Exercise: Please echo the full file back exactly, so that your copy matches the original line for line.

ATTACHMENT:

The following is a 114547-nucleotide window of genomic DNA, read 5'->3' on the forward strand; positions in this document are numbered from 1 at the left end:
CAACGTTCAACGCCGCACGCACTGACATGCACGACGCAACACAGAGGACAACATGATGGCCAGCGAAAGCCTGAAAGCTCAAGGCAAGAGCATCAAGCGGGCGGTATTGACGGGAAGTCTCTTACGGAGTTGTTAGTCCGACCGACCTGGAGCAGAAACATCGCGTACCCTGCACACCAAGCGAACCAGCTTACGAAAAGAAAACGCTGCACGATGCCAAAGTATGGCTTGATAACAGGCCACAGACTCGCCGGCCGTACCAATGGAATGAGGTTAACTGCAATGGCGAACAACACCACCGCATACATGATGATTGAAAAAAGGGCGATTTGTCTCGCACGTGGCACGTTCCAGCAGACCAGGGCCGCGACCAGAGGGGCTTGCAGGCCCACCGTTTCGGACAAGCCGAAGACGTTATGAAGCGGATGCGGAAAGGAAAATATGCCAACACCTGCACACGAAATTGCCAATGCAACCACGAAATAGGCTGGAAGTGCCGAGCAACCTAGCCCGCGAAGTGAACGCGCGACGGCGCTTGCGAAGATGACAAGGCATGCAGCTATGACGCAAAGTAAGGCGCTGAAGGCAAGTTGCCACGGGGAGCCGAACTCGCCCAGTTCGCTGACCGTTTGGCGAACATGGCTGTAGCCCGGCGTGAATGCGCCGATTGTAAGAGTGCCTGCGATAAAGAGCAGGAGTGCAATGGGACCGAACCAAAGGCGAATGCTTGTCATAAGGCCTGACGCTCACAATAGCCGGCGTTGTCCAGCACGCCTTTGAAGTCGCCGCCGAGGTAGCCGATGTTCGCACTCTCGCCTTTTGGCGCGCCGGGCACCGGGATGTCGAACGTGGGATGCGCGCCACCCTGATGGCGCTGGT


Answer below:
The following is a 114547-nucleotide window of genomic DNA, read 5'->3' on the forward strand; positions in this document are numbered from 1 at the left end:
CAACGTTCAACGCCGCACGCACTGACATGCACGACGCAACACAGAGGACAACATGATGGCCAGCGAAAGCCTGAAAGCTCAAGGCAAGAGCATCAAGCGGGCGGTATTGACGGGAAGTCTCTTACGGAGTTGTTAGTCCGACCGACCTGGAGCAGAAACATCGCGTACCCTGCACACCAAGCGAACCAGCTTACGAAAAGAAAACGCTGCACGATGCCAAAGTATGGCTTGATAACAGGCCACAGACTCGCCGGCCGTACCAATGGAATGAGGTTAACTGCAATGGCGAACAACACCACCGCATACATGATGATTGAAAAAAGGGCGATTTGTCTCGCACGTGGCACGTTCCAGCAGACCAGGGCCGCGACCAGAGGGGCTTGCAGGCCCACCGTTTCGGACAAGCCGAAGACGTTATGAAGCGGATGCGGAAAGGAAAATATGCCAACACCTGCACACGAAATTGCCAATGCAACCACGAAATAGGCTGGAAGTGCCGAGCAACCTAGCCCGCGAAGTGAACGCGCGACGGCGCTTGCGAAGATGACAAGGCATGCAGCTATGACGCAAAGTAAGGCGCTGAAGGCAAGTTGCCACGGGGAGCCGAACTCGCCCAGTTCGCTGACCGTTTGGCGAACATGGCTGTAGCCCGGCGTGAATGCGCCGATTGTAAGAGTGCCTGCGATAAAGAGCAGGAGTGCAATGGGACCGAACCAAAGGCGAATGCTTGTCATAAGGCCTGACGCTCACAATAGCCGGCGTTGTCCAGCACGCCTTTGAAGTCGCCGCCGAGGTAGCCGATGTTCGCACTCTCGCCTTTTGGCGCGCCGGGCACCGGGATGTCGAACGTGGGATGCGCGCCACCCTGATGGCGCTGGT